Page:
July 7, 2019  |  

Variant exported blood-stage proteins encoded by Plasmodium multigene families are expressed in liver stages where they are exported into the parasitophorous vacuole.

Authors: Fougère, Aurélie and Jackson, Andrew P and Paraskevi Bechtsi, Dafni and Braks, Joanna A M and Annoura, Takeshi and Fonager, Jannik and Spaccapelo, Roberta and Ramesar, Jai and Chevalley-Maurel, Séverine and Klop, Onny and van der Laan, Annelies M A and Tanke, Hans J and Kocken, Clemens H M and Pasini, Erica M and Khan, Shahid M and Böhme, Ulrike and van Ooij, Christiaan and Otto, Thomas D and Janse, Chris J and Franke-Fayard, Blandine

Many variant proteins encoded by Plasmodium-specific multigene families are exported into red blood cells (RBC). P. falciparum-specific variant proteins encoded by the var, stevor and rifin multigene families are exported onto the surface of infected red blood cells (iRBC) and mediate interactions between iRBC and host cells resulting in tissue sequestration and rosetting. However, the precise function of most other Plasmodium multigene families encoding exported proteins is unknown. To understand the role of RBC-exported proteins of rodent malaria parasites (RMP) we analysed the expression and cellular location by fluorescent-tagging of members of the pir, fam-a and fam-b multigene families. Furthermore, we performed phylogenetic analyses of the fam-a and fam-b multigene families, which indicate that both families have a history of functional differentiation unique to RMP. We demonstrate for all three families that expression of family members in iRBC is not mutually exclusive. Most tagged proteins were transported into the iRBC cytoplasm but not onto the iRBC plasma membrane, indicating that they are unlikely to play a direct role in iRBC-host cell interactions. Unexpectedly, most family members are also expressed during the liver stage, where they are transported into the parasitophorous vacuole. This suggests that these protein families promote parasite development in both the liver and blood, either by supporting parasite development within hepatocytes and erythrocytes and/or by manipulating the host immune response. Indeed, in the case of Fam-A, which have a steroidogenic acute regulatory-related lipid transfer (START) domain, we found that several family members can transfer phosphatidylcholine in vitro. These observations indicate that these proteins may transport (host) phosphatidylcholine for membrane synthesis. This is the first demonstration of a biological function of any exported variant protein family of rodent malaria parasites.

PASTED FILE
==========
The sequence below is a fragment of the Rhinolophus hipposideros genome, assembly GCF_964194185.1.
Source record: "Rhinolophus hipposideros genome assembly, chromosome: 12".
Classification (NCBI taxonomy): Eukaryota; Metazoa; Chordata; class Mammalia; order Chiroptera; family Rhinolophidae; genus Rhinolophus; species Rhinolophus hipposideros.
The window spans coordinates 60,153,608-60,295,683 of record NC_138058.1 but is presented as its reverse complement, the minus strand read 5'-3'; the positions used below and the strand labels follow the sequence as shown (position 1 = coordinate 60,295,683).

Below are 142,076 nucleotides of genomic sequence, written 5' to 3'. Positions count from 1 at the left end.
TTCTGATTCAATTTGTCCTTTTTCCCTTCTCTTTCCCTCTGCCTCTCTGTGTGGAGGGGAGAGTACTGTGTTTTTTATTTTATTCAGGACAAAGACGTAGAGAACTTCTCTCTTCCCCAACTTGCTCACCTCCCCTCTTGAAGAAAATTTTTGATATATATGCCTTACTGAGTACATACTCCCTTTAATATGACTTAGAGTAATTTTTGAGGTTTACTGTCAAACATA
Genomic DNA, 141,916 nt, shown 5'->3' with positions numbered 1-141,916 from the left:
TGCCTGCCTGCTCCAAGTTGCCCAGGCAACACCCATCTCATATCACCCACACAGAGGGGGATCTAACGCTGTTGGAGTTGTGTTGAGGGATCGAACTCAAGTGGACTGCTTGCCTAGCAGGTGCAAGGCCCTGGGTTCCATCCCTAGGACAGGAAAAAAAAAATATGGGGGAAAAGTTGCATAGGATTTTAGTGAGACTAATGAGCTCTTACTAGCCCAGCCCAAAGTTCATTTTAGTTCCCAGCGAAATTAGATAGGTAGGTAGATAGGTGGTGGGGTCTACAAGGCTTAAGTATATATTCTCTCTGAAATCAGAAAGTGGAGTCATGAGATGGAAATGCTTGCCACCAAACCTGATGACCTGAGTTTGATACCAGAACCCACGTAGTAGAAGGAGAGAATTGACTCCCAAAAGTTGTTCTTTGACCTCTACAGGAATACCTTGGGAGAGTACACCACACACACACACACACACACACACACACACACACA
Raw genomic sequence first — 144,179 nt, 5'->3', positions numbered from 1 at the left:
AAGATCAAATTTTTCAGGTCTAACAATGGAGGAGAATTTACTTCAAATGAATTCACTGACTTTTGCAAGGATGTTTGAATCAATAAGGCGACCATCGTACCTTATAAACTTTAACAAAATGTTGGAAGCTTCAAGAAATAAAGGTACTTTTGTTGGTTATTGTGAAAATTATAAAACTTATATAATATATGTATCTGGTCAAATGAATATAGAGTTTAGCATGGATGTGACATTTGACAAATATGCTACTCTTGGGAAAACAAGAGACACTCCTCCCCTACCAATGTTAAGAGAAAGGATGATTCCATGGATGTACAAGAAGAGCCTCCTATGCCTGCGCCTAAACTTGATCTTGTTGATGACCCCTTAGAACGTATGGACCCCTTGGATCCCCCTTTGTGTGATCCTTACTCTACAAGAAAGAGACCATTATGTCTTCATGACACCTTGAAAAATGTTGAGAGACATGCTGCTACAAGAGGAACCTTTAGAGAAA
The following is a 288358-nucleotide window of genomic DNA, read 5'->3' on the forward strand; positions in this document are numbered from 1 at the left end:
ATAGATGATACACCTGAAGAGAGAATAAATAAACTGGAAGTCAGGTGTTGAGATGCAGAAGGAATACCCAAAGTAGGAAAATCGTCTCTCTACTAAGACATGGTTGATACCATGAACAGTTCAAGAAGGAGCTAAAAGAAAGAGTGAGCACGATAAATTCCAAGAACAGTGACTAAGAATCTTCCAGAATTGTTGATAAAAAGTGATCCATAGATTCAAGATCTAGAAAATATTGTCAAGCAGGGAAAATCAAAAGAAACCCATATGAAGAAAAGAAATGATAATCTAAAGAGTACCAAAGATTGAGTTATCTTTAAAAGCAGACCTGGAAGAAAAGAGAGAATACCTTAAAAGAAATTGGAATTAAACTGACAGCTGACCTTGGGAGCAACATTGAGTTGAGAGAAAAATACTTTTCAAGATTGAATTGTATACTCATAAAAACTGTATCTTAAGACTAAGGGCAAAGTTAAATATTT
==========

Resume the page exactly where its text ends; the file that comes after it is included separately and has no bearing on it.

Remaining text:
Journal: PLoS pathogens
DOI: 10.1371/journal.ppat.1005917
Year: 2016

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